49. The Committee recommends that the State party:
(a) Remove the financial and material barriers to enrolment of children in preschool and primary school, particular ly in marginali z ed and disadvantaged communities;
(b) Pursue its efforts to address school dropout within the framework of the Strategy for Reducing E arly School Leavers and the r elated a ction p lan, including by enhancing the participation of civil society, parents, mediators and members of the Roma community in the existing interministerial mechanism;
(c) Enforce the legal prohibition of school segregation , with a view to promoting the integration of Roma children into society; in particular, address de facto school segregation by encouraging the enrolment of Roma children in mixed schools and raise awareness among parents belonging to different ethnic groups of the benefits of ethnic diversity;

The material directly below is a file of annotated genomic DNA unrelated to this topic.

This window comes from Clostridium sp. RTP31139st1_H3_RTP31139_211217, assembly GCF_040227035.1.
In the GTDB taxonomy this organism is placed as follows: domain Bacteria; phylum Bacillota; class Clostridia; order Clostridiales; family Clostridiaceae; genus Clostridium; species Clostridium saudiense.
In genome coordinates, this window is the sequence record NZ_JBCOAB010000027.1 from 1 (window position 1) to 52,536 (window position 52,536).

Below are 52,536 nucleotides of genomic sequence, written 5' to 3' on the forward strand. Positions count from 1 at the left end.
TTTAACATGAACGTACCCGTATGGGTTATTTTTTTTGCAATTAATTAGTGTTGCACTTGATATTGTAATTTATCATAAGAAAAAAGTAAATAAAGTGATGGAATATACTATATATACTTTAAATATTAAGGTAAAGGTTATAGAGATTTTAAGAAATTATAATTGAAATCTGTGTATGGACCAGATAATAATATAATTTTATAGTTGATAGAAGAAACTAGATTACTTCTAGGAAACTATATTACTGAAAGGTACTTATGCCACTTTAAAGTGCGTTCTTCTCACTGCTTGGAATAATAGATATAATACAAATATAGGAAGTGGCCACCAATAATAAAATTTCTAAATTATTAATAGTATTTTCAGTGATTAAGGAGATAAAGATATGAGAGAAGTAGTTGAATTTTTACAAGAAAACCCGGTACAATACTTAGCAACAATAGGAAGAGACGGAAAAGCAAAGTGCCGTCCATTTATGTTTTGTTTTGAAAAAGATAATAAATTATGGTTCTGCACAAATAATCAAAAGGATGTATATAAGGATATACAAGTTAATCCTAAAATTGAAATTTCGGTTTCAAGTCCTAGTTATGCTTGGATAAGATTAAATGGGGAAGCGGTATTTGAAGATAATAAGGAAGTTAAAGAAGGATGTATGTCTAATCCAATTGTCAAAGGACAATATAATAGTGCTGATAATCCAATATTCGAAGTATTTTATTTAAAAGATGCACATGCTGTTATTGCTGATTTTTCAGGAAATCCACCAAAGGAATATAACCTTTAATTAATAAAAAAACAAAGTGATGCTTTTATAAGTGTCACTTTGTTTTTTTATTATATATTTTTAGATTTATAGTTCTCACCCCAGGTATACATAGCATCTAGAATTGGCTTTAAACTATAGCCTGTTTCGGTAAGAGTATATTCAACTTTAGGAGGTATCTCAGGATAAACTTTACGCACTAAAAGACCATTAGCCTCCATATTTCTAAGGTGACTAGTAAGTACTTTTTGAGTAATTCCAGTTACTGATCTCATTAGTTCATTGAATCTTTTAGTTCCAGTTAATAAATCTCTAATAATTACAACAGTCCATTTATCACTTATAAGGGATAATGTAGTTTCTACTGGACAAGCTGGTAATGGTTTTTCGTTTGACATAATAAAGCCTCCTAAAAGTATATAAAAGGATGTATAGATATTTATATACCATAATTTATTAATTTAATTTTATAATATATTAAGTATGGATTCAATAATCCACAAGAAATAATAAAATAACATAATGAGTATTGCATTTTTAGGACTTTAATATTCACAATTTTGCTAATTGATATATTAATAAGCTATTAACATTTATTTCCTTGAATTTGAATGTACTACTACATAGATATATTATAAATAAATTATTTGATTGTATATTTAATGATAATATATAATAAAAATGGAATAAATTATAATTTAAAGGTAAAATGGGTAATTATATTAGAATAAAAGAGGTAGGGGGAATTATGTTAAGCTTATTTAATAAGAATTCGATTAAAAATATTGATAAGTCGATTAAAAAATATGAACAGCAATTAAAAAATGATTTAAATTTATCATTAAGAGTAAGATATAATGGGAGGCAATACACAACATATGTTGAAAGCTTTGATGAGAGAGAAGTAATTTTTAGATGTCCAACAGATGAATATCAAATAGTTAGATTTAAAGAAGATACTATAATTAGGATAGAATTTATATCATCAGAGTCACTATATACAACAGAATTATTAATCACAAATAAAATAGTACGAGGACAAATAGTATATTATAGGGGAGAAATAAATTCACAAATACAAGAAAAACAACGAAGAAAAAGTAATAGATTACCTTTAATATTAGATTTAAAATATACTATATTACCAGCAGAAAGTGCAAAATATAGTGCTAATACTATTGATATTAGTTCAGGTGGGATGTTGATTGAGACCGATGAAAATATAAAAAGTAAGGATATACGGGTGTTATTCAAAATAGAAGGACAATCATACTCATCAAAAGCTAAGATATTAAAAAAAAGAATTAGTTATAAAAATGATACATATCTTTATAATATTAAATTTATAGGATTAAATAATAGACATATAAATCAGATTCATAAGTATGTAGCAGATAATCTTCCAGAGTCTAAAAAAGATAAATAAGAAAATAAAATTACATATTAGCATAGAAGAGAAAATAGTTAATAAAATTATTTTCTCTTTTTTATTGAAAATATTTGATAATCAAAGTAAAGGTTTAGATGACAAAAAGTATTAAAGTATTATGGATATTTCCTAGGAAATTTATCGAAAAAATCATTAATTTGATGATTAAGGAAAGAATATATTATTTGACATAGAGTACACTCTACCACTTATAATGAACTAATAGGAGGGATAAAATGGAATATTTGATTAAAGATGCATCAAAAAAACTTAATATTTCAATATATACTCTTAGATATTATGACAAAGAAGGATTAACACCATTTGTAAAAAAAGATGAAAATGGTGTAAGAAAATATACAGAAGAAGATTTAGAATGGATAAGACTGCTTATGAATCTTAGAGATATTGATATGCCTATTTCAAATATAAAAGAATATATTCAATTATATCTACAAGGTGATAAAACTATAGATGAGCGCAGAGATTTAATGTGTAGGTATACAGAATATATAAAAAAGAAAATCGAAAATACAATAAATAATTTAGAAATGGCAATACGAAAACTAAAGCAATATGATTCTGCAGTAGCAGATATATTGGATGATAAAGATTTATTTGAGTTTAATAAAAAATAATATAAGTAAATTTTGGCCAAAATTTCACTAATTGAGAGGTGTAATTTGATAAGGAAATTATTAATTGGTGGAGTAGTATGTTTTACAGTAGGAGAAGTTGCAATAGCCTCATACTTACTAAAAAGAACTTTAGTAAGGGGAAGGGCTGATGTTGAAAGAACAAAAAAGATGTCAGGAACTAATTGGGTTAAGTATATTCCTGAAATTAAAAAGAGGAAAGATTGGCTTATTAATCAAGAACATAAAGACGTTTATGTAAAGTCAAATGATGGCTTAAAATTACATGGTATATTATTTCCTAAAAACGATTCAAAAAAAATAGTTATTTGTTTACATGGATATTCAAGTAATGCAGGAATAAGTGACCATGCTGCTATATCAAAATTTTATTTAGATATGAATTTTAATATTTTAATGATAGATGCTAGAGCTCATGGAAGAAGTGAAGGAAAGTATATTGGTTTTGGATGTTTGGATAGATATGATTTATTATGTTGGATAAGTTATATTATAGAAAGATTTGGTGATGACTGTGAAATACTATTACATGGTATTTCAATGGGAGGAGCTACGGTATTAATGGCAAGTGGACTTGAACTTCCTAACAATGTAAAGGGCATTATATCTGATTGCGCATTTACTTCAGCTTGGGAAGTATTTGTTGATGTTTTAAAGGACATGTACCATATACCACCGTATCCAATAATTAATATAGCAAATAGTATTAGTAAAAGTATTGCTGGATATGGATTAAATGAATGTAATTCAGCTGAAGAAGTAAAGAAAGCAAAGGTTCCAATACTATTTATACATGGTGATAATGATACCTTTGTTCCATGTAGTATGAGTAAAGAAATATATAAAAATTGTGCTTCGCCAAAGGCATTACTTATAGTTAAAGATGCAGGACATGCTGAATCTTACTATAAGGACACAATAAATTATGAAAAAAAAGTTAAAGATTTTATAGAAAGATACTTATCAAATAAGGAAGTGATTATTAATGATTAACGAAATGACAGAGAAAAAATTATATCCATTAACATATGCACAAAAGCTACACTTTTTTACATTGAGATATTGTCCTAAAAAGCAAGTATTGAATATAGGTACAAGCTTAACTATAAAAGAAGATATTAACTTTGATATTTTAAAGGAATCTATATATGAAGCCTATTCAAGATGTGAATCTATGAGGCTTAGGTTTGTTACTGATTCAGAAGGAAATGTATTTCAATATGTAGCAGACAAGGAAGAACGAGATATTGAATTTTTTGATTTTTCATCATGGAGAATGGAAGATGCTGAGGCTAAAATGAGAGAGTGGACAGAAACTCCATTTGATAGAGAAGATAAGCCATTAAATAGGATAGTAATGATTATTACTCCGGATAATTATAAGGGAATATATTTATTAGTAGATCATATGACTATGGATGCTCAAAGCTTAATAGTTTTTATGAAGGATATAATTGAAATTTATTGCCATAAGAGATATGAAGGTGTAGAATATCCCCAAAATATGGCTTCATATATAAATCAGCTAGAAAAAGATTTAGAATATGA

(d) Facilitate the access of children with disabilities to inclusive education, including by improving the physical accessibility of schools, providing adequate transportation, equipping schools with adapted learning materials and providing teachers and educators with adequate training.
Cultural rights of minorities
50.While the Constitution of the State party recognizes the right of everyone to develop their own culture in accordance with their ethnic self-identification, the Committee is concerned about actions of the authorities aimed at discouraging persons belonging to minorities from freely self-identifying with a specific minority group, and that unclear criteria are applied by the authorities for granting access to minority rights (art. 15).
51. The Committee recommends that the State party ensure, in practice, that: